- Set up clear, concise policies and procedures that are easy to read and understand, yet cover how a field tech should behave when facing the most common situations. Then communicate them.
Why it matters: Look, we’re all human and life happens. Most problems arise when we fail to set or manage expectations and fail to communicate when exceptions occur. So be clear about what is supposed to happen if a technician is running late, or discovers additional items that require attention but are not in the original work order or any other of the most common situations that are bound to come up.
- Build your preferred network (or migrate them from another platform), train them, make them feel special and loyal to you.
Why it matters: Engagement means working at a relationship. All relationships are two-sided. Sure your work order is there and that’s a start. But a work order alone will not grow a relationship. That’s why we have public and private community groups, the ability to provide incentive pay for extra-special service, and preferred networks. So if you have a tech or group of techs you have come to rely upon, tell them and show them. Build the relationship. We can help show you how.
- Recruit for special application needs and secured upcoming projects.
Why it matters: Planning, planning planning. Your chances of scheduling your preferred technician or ensuring coverage exactly when you need it are always better when you plan ahead. Reach out to our crack ops team to help spin up recruitments for specific skills and geographies.
- Set up selection rules that help your dispatchers select your preferred techs quickly.
Why it matters: There are wide ranges of skills and experience. So if you know your project needs MCSE or CCNA certification, don’t just say “any Microsoft or Cisco experience will do”. The better the definition of the skills, experience, equipment and pay rate you have defined ahead of time, the easier and more quickly your dispatch team will be able to source and send the techs you find on Field Nation.
- Set up project templates with deliverable slots that will capture all the information you need before closing the call with your end client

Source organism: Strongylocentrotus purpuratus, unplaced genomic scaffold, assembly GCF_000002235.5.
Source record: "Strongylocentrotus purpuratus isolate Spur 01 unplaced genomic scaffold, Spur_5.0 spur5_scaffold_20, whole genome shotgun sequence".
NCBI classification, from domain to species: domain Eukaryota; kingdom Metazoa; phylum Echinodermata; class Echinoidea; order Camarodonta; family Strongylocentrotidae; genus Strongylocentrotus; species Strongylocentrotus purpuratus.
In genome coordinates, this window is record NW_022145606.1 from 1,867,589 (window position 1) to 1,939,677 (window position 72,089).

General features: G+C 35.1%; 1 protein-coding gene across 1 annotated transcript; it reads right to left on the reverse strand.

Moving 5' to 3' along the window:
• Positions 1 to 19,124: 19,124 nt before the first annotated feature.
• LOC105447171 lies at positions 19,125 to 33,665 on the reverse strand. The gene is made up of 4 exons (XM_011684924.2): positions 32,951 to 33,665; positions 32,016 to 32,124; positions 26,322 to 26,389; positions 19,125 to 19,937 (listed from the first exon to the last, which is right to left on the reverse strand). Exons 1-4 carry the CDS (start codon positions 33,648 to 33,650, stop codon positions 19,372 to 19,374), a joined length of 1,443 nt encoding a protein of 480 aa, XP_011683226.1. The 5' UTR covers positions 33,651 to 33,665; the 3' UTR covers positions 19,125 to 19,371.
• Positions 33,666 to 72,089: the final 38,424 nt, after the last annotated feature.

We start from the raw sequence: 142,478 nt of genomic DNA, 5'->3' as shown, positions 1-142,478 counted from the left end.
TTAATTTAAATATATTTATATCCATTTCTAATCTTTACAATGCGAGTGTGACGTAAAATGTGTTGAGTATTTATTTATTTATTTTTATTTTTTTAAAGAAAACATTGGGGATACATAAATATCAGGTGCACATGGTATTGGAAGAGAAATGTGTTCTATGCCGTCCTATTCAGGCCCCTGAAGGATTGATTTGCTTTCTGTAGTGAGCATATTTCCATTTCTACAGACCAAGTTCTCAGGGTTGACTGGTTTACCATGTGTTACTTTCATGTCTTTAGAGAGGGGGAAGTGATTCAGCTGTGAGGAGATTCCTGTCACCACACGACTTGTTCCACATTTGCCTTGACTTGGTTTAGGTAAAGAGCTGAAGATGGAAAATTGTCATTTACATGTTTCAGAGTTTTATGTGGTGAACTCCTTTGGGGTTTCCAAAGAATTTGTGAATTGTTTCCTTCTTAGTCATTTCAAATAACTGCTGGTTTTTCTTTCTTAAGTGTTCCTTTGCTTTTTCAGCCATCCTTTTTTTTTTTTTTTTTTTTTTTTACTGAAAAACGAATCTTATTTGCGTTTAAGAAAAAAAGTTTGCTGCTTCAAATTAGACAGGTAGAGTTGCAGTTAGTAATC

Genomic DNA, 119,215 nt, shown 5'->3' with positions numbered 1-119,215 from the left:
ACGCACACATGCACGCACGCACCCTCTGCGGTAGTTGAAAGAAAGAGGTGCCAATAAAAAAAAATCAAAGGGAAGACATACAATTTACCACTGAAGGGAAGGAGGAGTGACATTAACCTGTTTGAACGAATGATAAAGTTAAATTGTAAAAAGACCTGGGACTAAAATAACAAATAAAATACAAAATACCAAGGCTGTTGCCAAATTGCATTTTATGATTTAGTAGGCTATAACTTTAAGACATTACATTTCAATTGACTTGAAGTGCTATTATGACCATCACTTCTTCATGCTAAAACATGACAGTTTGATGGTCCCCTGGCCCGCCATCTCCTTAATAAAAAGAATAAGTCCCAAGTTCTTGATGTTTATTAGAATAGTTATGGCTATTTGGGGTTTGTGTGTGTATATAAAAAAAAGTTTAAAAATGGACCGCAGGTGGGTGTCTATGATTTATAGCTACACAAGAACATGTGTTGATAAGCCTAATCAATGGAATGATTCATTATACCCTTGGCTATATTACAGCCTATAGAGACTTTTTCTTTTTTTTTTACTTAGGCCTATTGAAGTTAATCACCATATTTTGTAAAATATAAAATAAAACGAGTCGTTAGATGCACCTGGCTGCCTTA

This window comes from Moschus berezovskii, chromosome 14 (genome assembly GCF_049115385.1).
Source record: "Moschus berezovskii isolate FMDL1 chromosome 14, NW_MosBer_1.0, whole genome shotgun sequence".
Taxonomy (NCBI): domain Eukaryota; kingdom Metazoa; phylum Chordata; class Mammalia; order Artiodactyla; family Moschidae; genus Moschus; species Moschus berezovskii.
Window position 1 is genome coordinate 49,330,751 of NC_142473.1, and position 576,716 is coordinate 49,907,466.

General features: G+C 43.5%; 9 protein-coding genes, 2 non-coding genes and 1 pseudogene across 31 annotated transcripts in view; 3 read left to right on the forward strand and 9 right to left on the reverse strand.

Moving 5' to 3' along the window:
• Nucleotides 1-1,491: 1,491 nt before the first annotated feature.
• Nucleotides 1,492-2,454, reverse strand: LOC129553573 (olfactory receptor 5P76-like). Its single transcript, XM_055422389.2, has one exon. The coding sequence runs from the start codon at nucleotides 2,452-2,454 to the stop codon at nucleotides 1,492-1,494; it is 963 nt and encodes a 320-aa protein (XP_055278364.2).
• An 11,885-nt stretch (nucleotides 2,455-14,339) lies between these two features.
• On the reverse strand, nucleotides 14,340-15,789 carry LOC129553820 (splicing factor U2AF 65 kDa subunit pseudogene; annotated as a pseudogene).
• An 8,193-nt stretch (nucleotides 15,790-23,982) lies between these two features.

Why it matters: Field Nation makes automation and scaling easy with work order templates that can be created once then used again and again. However, make sure to build in enough flexibility into your templates with custom fields or areas like “required deliverables” that ensure you’re capturing all you need.
- Establish protocol for escalations (W.O. message, report a problem, engage FieldNation Support, etc. – when and why for each)
Why it matters: See point 1 above. Life happens. Make sure you and your technicians know what to do when it does.
- Message your selected technicians after assignment to get a typed response in addition to their ETA. This goes a long way toward eliminating misunderstandings that can arise.
Why it matters: You’re confirming that you and they have a shared understanding. Communicate and over-communicate if necessary. It’s part of relationship building (see point 2 above)
- Establish protocol for backup communication (e.g. encourage a 2nd email on all profiles) what happens when your project manager or dispatcher is sick? What happens when he or she leaves the company? Who will respond to the projects and WOs?
Why it matters: Just like you want your techs to be available when you need them, your technicians want you to be responsive to the needs of their tasks too. Despite all-too-common terms like “human capital” and “contingent work force” technicians are human beings working to help you solve problems and grow your business. Make sure you’re responsive to them and help them succeed. When you do, you’re helping accelerate your own success.
- Have someone monitoring “old” Work Orders that may otherwise slip through the cracks to meet any potential problems head on before issues get back to your client.
Why it matters: Field Nation is a powerful system. As the saying goes, with great power comes great responsibility. You have the responsibility to make sure that your work orders are up to date and relevant. We have the responsibility to help you. Old and orphaned work orders can be a source of mis-communication. So make sure to perform a clean up every so often.
- Have someone in place who can help mediate disagreements if they should arise, understanding that real-world conditions vary and compromises typically work to everyone’s long-term advantage.
Why it matters: Even when expectations are clear and understanding is shared, disagreements can arise. Identify a person or team responsible for hearing and evaluating disagreements ahead of time. This saves time and speeds resolution.
BONUS – Create groups for your technicians and communicate with them regularly.
Why it matters: This often overlooked “community building” goes a long way towards creating a sense of loyalty among your providers by letting them know about upcoming projects, training opportunities, meetings, etc. They’re not your employees, but they are the face of your company to your clients and you want them to know they’re valued and appreciated for the work they do.